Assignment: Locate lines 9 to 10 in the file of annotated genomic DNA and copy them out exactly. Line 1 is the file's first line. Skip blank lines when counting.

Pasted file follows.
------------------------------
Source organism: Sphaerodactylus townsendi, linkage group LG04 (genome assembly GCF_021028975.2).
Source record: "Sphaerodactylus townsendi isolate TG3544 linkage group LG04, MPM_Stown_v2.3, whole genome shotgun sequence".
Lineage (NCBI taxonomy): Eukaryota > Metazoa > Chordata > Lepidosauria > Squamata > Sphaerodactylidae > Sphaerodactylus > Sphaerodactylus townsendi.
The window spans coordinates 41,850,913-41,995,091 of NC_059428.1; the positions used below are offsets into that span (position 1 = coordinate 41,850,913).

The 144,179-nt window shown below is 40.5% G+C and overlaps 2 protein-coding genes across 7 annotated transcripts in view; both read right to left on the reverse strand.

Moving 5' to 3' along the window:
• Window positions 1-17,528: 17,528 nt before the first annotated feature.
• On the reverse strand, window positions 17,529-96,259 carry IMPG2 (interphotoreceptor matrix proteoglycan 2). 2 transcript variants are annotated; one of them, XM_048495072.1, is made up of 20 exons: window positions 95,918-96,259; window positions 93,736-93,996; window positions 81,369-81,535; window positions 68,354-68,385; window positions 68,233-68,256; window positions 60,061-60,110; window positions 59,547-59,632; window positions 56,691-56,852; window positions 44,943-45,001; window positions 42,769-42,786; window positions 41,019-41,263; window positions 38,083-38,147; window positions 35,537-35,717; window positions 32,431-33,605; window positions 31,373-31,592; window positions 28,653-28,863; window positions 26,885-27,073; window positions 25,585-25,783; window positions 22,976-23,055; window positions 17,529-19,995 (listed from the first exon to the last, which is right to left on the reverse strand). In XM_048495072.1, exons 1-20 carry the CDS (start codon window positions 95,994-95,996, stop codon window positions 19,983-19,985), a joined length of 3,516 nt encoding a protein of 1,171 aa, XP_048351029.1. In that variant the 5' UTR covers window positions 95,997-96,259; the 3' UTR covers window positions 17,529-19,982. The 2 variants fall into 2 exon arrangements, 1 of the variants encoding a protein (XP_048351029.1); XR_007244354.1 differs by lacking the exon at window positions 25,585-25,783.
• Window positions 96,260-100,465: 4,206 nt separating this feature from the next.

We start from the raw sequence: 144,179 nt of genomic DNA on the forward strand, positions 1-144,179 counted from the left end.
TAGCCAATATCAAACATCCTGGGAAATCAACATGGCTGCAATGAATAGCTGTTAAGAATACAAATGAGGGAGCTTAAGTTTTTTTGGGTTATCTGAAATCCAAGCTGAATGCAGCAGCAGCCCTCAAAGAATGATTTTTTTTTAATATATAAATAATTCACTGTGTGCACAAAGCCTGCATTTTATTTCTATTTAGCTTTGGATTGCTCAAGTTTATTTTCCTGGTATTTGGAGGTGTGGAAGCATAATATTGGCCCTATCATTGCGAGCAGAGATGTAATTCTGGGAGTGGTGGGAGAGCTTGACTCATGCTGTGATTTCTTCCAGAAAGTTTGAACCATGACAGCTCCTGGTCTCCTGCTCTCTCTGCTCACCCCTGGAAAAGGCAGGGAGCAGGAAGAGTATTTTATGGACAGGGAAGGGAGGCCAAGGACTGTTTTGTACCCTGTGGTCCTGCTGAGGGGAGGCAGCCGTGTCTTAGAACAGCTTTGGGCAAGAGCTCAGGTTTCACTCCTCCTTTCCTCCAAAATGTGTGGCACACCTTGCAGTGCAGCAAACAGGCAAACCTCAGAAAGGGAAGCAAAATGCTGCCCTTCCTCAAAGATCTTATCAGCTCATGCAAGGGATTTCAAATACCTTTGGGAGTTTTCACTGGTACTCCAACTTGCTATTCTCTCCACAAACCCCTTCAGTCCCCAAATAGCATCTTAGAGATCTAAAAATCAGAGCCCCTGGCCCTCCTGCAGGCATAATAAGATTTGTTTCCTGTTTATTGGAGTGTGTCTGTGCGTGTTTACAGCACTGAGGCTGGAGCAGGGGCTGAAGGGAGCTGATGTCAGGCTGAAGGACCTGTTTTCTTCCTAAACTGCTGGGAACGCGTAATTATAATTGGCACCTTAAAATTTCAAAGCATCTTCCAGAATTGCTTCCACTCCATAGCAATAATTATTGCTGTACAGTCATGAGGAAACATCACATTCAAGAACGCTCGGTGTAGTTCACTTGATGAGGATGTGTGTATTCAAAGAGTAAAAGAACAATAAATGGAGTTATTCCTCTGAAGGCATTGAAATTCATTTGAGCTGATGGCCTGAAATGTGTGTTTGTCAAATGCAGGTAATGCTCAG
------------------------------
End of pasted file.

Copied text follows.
• Window positions 96,260-100,465: 4,206 nt separating this feature from the next.

We start from the raw sequence: 144,179 nt of genomic DNA on the forward strand, positions 1-144,179 counted from the left end.